"It's experiencing life."
Though Roger Deakins has yet to ever win an Oscar, he is one of the most highly regarded cinematographers in the world. His talent for telling stories through his beautiful imagery is world-renowned and he's worked with some of the greatest directors in history, including Martin Scorsese, the Coen Brothers, Frank Darabont, and Denis Villeneuve. ARRI interviewed Deakins for its "The Filmmaker's View" series to talk about his love for, philosophy on, and approach to cinematography and his responses provide burgeoning DPs everywhere so much to learn from.
Why he loves movies
Deakins is a great lover of films, referring to them in the interview as "old friends" that he has spent his life with. "They pose questions to me," he says about his love for them in his youth, a love that initially led him to get into painting, graphic design, and photography before he started his career as a documentary cinematographer in the 70s.
"I don't think I have a style."
If you asked Deakins what elements of a film influence him he'd say the mood and the emotional connection he makes with them, not the particular style used to create the aesthetic. And this stance certainly reveals itself in the framework of his cinematography, considering how his work, the lighting, framing, and camera movement, all serve the project he's collaborating on.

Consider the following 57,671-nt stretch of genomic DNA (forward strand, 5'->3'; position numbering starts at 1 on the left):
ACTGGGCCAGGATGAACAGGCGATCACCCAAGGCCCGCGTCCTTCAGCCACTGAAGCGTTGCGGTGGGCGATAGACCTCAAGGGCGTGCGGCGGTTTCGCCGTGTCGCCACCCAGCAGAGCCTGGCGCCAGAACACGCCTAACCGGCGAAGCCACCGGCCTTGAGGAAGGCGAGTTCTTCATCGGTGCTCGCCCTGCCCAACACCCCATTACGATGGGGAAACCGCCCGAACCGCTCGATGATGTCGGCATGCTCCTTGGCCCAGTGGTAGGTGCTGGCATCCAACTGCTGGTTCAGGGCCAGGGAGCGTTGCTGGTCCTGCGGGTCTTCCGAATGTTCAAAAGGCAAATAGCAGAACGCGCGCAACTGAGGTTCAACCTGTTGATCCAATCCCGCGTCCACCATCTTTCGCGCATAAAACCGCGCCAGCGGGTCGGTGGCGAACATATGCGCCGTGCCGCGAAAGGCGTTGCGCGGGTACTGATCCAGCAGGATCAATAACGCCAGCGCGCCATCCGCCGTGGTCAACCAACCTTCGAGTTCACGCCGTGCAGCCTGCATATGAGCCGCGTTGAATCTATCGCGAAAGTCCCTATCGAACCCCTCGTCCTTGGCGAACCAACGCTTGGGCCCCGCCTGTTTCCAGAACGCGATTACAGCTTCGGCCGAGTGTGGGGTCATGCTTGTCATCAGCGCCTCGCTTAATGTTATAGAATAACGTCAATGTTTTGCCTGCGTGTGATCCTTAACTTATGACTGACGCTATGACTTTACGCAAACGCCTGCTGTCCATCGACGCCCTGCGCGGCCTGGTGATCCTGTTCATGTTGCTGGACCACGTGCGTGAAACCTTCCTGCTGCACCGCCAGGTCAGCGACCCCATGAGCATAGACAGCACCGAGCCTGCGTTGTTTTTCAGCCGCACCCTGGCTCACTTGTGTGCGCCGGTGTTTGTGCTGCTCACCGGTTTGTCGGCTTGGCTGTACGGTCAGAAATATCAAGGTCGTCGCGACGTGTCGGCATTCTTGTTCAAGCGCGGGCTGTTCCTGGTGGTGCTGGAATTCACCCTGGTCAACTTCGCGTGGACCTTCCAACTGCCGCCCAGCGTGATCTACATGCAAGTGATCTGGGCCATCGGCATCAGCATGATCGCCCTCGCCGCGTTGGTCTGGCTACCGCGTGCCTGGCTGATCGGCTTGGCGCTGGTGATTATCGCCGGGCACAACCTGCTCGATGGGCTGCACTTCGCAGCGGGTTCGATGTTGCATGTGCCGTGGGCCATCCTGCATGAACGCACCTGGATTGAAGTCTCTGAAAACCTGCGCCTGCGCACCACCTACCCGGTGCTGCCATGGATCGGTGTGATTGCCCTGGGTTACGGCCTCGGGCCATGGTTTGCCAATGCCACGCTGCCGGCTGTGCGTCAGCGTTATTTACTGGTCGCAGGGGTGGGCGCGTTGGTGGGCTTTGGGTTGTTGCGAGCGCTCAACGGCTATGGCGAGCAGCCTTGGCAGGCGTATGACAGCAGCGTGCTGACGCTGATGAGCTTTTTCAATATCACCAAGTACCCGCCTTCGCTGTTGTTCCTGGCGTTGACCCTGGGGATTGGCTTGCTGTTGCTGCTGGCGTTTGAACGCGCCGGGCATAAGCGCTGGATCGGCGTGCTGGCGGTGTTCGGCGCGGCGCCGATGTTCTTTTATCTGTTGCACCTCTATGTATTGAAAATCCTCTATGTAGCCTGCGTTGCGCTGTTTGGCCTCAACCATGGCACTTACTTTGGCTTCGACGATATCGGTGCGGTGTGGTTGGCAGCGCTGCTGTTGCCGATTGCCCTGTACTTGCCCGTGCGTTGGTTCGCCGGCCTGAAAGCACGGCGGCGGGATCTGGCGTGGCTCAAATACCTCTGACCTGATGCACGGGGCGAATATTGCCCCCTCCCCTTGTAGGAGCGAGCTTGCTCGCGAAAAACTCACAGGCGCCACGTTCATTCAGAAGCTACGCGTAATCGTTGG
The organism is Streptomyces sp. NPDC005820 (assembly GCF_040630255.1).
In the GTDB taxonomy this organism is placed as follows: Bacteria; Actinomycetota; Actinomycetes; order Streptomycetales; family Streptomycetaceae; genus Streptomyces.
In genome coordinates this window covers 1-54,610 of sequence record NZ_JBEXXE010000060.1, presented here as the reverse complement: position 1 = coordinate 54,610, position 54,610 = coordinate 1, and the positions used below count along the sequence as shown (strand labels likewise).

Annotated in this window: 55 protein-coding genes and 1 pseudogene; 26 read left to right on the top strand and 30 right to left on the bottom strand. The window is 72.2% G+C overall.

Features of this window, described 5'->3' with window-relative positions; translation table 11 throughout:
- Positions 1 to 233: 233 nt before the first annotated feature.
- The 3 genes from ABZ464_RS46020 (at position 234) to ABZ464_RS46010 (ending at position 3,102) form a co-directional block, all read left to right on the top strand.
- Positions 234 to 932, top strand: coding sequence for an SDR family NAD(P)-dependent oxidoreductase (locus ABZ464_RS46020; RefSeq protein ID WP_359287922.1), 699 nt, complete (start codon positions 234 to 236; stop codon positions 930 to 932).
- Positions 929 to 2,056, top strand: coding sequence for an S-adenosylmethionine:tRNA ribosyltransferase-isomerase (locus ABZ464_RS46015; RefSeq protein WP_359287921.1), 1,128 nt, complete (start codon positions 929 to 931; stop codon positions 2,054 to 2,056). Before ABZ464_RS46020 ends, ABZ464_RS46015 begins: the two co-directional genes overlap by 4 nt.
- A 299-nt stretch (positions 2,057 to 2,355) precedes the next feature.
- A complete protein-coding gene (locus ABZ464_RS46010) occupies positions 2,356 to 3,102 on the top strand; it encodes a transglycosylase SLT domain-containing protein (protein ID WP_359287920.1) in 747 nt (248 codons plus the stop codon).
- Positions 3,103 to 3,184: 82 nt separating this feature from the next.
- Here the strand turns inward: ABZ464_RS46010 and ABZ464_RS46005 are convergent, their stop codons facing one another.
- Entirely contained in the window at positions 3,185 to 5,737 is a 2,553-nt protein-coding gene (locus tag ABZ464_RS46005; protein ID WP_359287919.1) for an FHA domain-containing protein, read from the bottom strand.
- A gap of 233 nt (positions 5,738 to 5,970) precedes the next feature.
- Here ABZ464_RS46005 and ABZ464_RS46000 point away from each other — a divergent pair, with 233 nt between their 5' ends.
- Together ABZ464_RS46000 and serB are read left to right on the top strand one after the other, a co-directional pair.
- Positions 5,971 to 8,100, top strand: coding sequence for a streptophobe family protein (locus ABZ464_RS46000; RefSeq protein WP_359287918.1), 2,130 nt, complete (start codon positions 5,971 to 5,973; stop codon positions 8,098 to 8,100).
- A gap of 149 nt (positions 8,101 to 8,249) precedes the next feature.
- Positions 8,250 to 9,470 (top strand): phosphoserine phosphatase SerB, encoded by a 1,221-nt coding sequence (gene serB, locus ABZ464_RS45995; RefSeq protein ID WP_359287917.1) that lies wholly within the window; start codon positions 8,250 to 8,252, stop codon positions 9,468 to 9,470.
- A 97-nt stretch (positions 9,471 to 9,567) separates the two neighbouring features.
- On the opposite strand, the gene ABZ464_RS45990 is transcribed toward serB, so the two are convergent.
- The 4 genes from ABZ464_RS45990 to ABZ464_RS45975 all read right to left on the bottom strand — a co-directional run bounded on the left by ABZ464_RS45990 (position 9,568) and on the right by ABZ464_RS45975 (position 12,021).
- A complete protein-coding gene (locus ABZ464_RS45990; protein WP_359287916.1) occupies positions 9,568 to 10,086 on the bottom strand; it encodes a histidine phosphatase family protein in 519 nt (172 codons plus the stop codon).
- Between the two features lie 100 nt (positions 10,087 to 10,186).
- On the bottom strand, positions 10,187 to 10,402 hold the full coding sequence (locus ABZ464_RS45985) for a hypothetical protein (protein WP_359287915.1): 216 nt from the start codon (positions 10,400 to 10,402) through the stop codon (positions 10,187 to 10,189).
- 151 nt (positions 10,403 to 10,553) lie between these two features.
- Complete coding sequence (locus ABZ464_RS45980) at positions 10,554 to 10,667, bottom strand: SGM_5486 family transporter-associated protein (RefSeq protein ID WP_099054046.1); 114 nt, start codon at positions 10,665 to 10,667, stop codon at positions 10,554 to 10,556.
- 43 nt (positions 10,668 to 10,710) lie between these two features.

"I always thought, when I was doing documentaries, if you could just show people what it would be like to be their neighbor, show one person what it's like to be that other person, the world would be such a better place."
The battle between film and digital has been raging for some time, with some DPs and directors having strong opinions about the great exodus from the former. However, Deakins explains that shooting on digital cameras hasn't changed the way he works all that much. He says that though cameras have become smaller, lighter, and generally easier to work with, "it's only really a change to the effect it has on my back. It doesn't make me shoot it a different way."
Even though Deakins has been working in film for over 40 years, shooting over 56 films that have garnered him 13 Oscar nominations, he says that he's not slowing down anytime soon. "There are still so many things I want to do. Every project is exciting in a different way."